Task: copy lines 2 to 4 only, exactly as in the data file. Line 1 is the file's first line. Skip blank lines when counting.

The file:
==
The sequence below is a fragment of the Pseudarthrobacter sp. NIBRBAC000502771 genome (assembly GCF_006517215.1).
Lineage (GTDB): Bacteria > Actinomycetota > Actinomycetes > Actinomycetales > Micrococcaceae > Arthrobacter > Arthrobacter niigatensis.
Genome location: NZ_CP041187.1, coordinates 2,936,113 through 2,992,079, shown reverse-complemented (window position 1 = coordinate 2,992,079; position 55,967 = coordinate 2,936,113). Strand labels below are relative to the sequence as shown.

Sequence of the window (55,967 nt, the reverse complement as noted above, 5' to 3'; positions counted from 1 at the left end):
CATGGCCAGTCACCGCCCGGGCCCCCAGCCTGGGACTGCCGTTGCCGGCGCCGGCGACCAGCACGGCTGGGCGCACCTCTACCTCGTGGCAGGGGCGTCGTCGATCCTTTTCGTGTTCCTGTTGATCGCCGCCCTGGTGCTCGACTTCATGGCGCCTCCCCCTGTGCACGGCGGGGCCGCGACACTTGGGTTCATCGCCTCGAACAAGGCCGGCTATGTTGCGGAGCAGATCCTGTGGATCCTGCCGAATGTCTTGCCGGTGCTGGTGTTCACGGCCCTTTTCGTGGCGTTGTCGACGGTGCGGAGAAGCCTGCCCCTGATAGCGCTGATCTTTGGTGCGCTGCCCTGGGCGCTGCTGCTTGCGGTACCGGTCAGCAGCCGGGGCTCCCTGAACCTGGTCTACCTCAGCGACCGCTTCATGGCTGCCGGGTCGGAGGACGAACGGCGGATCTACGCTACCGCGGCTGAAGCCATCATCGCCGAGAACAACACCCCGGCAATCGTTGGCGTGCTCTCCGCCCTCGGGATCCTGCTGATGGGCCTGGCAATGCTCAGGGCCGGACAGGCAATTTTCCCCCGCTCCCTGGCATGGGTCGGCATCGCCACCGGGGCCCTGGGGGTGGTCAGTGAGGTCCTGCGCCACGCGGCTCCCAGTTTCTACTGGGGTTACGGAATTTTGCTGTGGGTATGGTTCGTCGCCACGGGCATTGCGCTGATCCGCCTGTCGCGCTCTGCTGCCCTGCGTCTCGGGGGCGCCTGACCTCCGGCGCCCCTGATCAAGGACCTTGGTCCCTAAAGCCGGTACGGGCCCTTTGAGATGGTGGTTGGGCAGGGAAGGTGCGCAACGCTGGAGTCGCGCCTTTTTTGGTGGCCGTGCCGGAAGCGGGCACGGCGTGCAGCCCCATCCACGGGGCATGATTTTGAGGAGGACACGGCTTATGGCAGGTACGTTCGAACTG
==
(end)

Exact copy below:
Lineage (GTDB): Bacteria > Actinomycetota > Actinomycetes > Actinomycetales > Micrococcaceae > Arthrobacter > Arthrobacter niigatensis.
Genome location: NZ_CP041187.1, coordinates 2,936,113 through 2,992,079, shown reverse-complemented (window position 1 = coordinate 2,992,079; position 55,967 = coordinate 2,936,113). Strand labels below are relative to the sequence as shown.

Sequence of the window (55,967 nt, the reverse complement as noted above, 5' to 3'; positions counted from 1 at the left end):